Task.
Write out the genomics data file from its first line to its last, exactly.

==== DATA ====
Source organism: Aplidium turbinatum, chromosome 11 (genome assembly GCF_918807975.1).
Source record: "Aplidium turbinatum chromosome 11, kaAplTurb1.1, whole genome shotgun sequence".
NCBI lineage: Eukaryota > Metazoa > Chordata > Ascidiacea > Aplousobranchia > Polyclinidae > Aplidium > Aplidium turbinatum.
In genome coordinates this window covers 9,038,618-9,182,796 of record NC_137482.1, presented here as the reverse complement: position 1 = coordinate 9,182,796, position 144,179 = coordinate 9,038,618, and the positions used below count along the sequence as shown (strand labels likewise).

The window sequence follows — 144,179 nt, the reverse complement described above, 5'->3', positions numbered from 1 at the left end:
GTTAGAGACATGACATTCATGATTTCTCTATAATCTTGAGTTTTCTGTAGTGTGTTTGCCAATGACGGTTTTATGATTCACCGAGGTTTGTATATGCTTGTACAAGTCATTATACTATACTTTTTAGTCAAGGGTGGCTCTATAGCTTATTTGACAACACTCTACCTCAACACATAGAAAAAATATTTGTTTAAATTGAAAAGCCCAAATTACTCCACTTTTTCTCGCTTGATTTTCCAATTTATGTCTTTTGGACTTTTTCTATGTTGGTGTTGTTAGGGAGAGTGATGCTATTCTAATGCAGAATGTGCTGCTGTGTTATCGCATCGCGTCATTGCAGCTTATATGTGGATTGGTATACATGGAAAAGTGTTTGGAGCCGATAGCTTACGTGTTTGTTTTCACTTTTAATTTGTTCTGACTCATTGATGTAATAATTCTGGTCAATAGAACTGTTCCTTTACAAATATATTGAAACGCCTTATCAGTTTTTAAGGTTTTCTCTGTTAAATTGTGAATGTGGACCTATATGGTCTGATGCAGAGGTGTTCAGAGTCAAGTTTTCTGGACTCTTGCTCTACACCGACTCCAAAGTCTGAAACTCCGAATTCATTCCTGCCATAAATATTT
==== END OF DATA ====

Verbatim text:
Source organism: Aplidium turbinatum, chromosome 11 (genome assembly GCF_918807975.1).
Source record: "Aplidium turbinatum chromosome 11, kaAplTurb1.1, whole genome shotgun sequence".
NCBI lineage: Eukaryota > Metazoa > Chordata > Ascidiacea > Aplousobranchia > Polyclinidae > Aplidium > Aplidium turbinatum.
In genome coordinates this window covers 9,038,618-9,182,796 of record NC_137482.1, presented here as the reverse complement: position 1 = coordinate 9,182,796, position 144,179 = coordinate 9,038,618, and the positions used below count along the sequence as shown (strand labels likewise).

The window sequence follows — 144,179 nt, the reverse complement described above, 5'->3', positions numbered from 1 at the left end:
GTTAGAGACATGACATTCATGATTTCTCTATAATCTTGAGTTTTCTGTAGTGTGTTTGCCAATGACGGTTTTATGATTCACCGAGGTTTGTATATGCTTGTACAAGTCATTATACTATACTTTTTAGTCAAGGGTGGCTCTATAGCTTATTTGACAACACTCTACCTCAACACATAGAAAAAATATTTGTTTAAATTGAAAAGCCCAAATTACTCCACTTTTTCTCGCTTGATTTTCCAATTTATGTCTTTTGGACTTTTTCTATGTTGGTGTTGTTAGGGAGAGTGATGCTATTCTAATGCAGAATGTGCTGCTGTGTTATCGCATCGCGTCATTGCAGCTTATATGTGGATTGGTATACATGGAAAAGTGTTTGGAGCCGATAGCTTACGTGTTTGTTTTCACTTTTAATTTGTTCTGACTCATTGATGTAATAATTCTGGTCAATAGAACTGTTCCTTTACAAATATATTGAAACGCCTTATCAGTTTTTAAGGTTTTCTCTGTTAAATTGTGAATGTGGACCTATATGGTCTGATGCAGAGGTGTTCAGAGTCAAGTTTTCTGGACTCTTGCTCTACACCGACTCCAAAGTCTGAAACTCCGAATTCATTCCTGCCATAAATATTT